JP: More generally, are you still as pessimistic about the short story as you seemed to be in that New York Times essay that you wrote

SK: Ah well

JP: Or was that like a cranky moment?

SK: Well it wasn’t really a cranky moment. I mean, it’s a question of who reads them. And I’ve got a perspective of being a short-story reader going back to when I was 8 or 9 years old. At that time there were magazines all over the place. There were so many magazines publishing short fiction that nobody could keep up with it. They were just this open mouth going “Feed me! Feed me!” The pulps alone, the 15- and 20-cent pulps, published like 400 stories a month, and that’s not even counting the so-called “slicks” — Cosmopolitan, American Mercury. All those magazine published short fiction. And it started to dry up. And now you can number literally on two hands the number of magazines that are not little presses that publish short fiction. And I’ve always felt like I wanted to write for a wide audience. And I think that that’s an honorable thing to want to do and I also think it’s an honorable thing to say, “I’ve got something that will only appeal to a small slice of the audience”. And there are little magazines that publish in that sense — but a lot of the people who read those magazines are only reading them to see what they publish so that they can publish their own stories.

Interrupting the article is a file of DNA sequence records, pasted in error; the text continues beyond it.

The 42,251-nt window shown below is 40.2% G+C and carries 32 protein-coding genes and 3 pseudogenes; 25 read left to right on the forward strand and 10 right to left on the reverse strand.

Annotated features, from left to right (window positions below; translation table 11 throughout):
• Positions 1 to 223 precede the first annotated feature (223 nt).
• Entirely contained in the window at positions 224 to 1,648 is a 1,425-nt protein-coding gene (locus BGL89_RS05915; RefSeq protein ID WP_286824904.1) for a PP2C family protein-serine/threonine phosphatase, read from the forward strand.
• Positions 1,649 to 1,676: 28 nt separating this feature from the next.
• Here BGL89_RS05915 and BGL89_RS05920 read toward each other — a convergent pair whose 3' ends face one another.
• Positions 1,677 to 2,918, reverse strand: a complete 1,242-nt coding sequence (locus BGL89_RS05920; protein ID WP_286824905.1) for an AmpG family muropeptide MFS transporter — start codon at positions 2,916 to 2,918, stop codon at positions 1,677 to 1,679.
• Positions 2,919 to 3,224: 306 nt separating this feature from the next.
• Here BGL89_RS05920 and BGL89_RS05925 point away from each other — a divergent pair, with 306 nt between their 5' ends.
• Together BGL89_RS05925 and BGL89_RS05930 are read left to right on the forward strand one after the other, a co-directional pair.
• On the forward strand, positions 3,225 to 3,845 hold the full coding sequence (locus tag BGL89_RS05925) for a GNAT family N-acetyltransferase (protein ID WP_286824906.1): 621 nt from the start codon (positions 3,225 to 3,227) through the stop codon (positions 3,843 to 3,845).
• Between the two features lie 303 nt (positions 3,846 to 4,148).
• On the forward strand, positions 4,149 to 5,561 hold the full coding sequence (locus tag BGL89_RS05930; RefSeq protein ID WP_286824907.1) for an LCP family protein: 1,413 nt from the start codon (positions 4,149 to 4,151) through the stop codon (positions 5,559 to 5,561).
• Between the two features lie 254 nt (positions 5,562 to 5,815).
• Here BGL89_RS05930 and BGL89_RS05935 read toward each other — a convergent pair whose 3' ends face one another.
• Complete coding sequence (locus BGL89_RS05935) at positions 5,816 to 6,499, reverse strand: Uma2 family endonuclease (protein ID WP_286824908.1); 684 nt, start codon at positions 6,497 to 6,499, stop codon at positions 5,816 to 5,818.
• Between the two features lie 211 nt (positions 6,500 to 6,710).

JP: Right.

So you know what they’re talking about, here is an excerpt from the September 30, 2007 New York Times essay by Stephen King

What’s not so good is that writers write for whatever audience is left. In too many cases, that audience happens to consist of other writers and would-be writers who are reading the various literary magazines (and The New Yorker, of course, the holy grail of the young fiction writer) not to be entertained but to get an idea of what sells there. And this kind of reading isn’t real reading, the kind where you just can’t wait to find out what happens next (think “Youth,” by Joseph Conrad, or “Big Blonde,” by Dorothy Parker). It’s more like copping-a-feel reading. There’s something yucky about it.

King wrote the New York Times essay because he was guest editor of Best American Short Stories that year. In fact, King broke with the usual process (of reading pre-screened selections submitted to him by the other editor) and went crazy reading hundreds, if not thousands, of short stories to ensure he was exhaustively surveying the landscape.